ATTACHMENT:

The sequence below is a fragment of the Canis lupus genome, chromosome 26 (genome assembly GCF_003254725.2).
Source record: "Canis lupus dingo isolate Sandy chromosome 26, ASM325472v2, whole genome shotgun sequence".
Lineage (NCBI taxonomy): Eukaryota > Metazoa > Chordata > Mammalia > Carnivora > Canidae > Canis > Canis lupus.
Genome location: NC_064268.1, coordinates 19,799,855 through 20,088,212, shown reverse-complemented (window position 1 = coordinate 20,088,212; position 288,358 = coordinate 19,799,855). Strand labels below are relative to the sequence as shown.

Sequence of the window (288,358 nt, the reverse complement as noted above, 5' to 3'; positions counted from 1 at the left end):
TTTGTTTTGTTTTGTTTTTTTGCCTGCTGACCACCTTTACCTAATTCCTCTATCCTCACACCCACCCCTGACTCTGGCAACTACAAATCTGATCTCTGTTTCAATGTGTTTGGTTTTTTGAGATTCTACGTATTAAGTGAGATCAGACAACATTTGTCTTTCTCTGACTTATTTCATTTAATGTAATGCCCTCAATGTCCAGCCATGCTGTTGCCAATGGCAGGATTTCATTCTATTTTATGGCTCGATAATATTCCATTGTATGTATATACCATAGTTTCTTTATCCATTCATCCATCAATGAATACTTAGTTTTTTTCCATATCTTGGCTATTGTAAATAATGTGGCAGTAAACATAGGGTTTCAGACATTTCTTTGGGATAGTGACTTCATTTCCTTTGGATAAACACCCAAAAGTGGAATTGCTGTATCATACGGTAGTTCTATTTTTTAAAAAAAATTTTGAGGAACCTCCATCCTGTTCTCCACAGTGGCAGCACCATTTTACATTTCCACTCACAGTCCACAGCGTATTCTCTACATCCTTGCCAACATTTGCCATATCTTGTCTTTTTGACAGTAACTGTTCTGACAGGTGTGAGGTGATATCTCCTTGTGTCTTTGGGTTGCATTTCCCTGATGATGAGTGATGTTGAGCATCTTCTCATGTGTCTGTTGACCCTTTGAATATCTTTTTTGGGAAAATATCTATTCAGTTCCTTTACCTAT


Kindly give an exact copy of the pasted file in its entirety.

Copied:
The sequence below is a fragment of the Canis lupus genome, chromosome 26 (genome assembly GCF_003254725.2).
Source record: "Canis lupus dingo isolate Sandy chromosome 26, ASM325472v2, whole genome shotgun sequence".
Lineage (NCBI taxonomy): Eukaryota > Metazoa > Chordata > Mammalia > Carnivora > Canidae > Canis > Canis lupus.
Genome location: NC_064268.1, coordinates 19,799,855 through 20,088,212, shown reverse-complemented (window position 1 = coordinate 20,088,212; position 288,358 = coordinate 19,799,855). Strand labels below are relative to the sequence as shown.

Sequence of the window (288,358 nt, the reverse complement as noted above, 5' to 3'; positions counted from 1 at the left end):
TTTGTTTTGTTTTGTTTTTTTGCCTGCTGACCACCTTTACCTAATTCCTCTATCCTCACACCCACCCCTGACTCTGGCAACTACAAATCTGATCTCTGTTTCAATGTGTTTGGTTTTTTGAGATTCTACGTATTAAGTGAGATCAGACAACATTTGTCTTTCTCTGACTTATTTCATTTAATGTAATGCCCTCAATGTCCAGCCATGCTGTTGCCAATGGCAGGATTTCATTCTATTTTATGGCTCGATAATATTCCATTGTATGTATATACCATAGTTTCTTTATCCATTCATCCATCAATGAATACTTAGTTTTTTTCCATATCTTGGCTATTGTAAATAATGTGGCAGTAAACATAGGGTTTCAGACATTTCTTTGGGATAGTGACTTCATTTCCTTTGGATAAACACCCAAAAGTGGAATTGCTGTATCATACGGTAGTTCTATTTTTTAAAAAAAATTTTGAGGAACCTCCATCCTGTTCTCCACAGTGGCAGCACCATTTTACATTTCCACTCACAGTCCACAGCGTATTCTCTACATCCTTGCCAACATTTGCCATATCTTGTCTTTTTGACAGTAACTGTTCTGACAGGTGTGAGGTGATATCTCCTTGTGTCTTTGGGTTGCATTTCCCTGATGATGAGTGATGTTGAGCATCTTCTCATGTGTCTGTTGACCCTTTGAATATCTTTTTTGGGAAAATATCTATTCAGTTCCTTTACCTAT